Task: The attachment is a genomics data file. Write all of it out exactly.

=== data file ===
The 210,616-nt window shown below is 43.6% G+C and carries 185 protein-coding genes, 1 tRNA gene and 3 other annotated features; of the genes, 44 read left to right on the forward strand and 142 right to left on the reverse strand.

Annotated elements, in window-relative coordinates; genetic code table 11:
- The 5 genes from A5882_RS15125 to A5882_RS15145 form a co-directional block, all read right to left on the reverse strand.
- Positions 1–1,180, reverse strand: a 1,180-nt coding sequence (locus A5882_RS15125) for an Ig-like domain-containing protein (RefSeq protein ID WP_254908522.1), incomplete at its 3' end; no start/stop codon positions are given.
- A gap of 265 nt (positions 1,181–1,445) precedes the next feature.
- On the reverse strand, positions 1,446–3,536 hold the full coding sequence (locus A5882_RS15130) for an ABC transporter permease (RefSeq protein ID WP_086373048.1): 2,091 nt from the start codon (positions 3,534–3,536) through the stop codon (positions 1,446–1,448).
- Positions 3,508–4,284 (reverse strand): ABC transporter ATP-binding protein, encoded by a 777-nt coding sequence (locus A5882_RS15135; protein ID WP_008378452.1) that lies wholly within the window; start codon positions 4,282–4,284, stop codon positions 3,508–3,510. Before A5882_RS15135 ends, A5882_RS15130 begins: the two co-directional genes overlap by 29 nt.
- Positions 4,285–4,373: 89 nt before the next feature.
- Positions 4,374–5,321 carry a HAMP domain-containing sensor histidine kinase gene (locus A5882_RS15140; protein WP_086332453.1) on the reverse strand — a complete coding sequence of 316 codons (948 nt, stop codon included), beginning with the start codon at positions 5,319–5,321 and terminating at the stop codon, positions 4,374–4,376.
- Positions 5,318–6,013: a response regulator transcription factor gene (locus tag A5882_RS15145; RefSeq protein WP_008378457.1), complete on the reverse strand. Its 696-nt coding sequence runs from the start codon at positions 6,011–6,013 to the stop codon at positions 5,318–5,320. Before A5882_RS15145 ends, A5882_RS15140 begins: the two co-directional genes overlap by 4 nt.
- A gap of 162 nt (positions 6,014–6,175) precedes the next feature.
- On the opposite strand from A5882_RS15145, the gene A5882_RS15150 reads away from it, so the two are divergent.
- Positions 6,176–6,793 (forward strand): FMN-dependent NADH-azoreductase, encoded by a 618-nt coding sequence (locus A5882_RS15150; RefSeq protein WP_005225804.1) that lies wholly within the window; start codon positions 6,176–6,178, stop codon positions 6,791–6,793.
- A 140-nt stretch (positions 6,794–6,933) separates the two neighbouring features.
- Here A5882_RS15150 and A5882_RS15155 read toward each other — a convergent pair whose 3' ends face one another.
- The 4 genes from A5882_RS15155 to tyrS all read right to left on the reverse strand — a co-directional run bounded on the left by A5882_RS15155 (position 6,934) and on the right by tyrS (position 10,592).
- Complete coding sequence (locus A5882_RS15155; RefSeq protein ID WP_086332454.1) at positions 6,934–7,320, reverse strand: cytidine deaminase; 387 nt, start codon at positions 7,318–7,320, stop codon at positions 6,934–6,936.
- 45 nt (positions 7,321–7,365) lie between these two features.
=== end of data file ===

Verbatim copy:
The 210,616-nt window shown below is 43.6% G+C and carries 185 protein-coding genes, 1 tRNA gene and 3 other annotated features; of the genes, 44 read left to right on the forward strand and 142 right to left on the reverse strand.

Annotated elements, in window-relative coordinates; genetic code table 11:
- The 5 genes from A5882_RS15125 to A5882_RS15145 form a co-directional block, all read right to left on the reverse strand.
- Positions 1–1,180, reverse strand: a 1,180-nt coding sequence (locus A5882_RS15125) for an Ig-like domain-containing protein (RefSeq protein ID WP_254908522.1), incomplete at its 3' end; no start/stop codon positions are given.
- A gap of 265 nt (positions 1,181–1,445) precedes the next feature.
- On the reverse strand, positions 1,446–3,536 hold the full coding sequence (locus A5882_RS15130) for an ABC transporter permease (RefSeq protein ID WP_086373048.1): 2,091 nt from the start codon (positions 3,534–3,536) through the stop codon (positions 1,446–1,448).
- Positions 3,508–4,284 (reverse strand): ABC transporter ATP-binding protein, encoded by a 777-nt coding sequence (locus A5882_RS15135; protein ID WP_008378452.1) that lies wholly within the window; start codon positions 4,282–4,284, stop codon positions 3,508–3,510. Before A5882_RS15135 ends, A5882_RS15130 begins: the two co-directional genes overlap by 29 nt.
- Positions 4,285–4,373: 89 nt before the next feature.
- Positions 4,374–5,321 carry a HAMP domain-containing sensor histidine kinase gene (locus A5882_RS15140; protein WP_086332453.1) on the reverse strand — a complete coding sequence of 316 codons (948 nt, stop codon included), beginning with the start codon at positions 5,319–5,321 and terminating at the stop codon, positions 4,374–4,376.
- Positions 5,318–6,013: a response regulator transcription factor gene (locus tag A5882_RS15145; RefSeq protein WP_008378457.1), complete on the reverse strand. Its 696-nt coding sequence runs from the start codon at positions 6,011–6,013 to the stop codon at positions 5,318–5,320. Before A5882_RS15145 ends, A5882_RS15140 begins: the two co-directional genes overlap by 4 nt.
- A gap of 162 nt (positions 6,014–6,175) precedes the next feature.
- On the opposite strand from A5882_RS15145, the gene A5882_RS15150 reads away from it, so the two are divergent.
- Positions 6,176–6,793 (forward strand): FMN-dependent NADH-azoreductase, encoded by a 618-nt coding sequence (locus A5882_RS15150; RefSeq protein WP_005225804.1) that lies wholly within the window; start codon positions 6,176–6,178, stop codon positions 6,791–6,793.
- A 140-nt stretch (positions 6,794–6,933) separates the two neighbouring features.
- Here A5882_RS15150 and A5882_RS15155 read toward each other — a convergent pair whose 3' ends face one another.
- The 4 genes from A5882_RS15155 to tyrS all read right to left on the reverse strand — a co-directional run bounded on the left by A5882_RS15155 (position 6,934) and on the right by tyrS (position 10,592).
- Complete coding sequence (locus A5882_RS15155; RefSeq protein ID WP_086332454.1) at positions 6,934–7,320, reverse strand: cytidine deaminase; 387 nt, start codon at positions 7,318–7,320, stop codon at positions 6,934–6,936.
- 45 nt (positions 7,321–7,365) lie between these two features.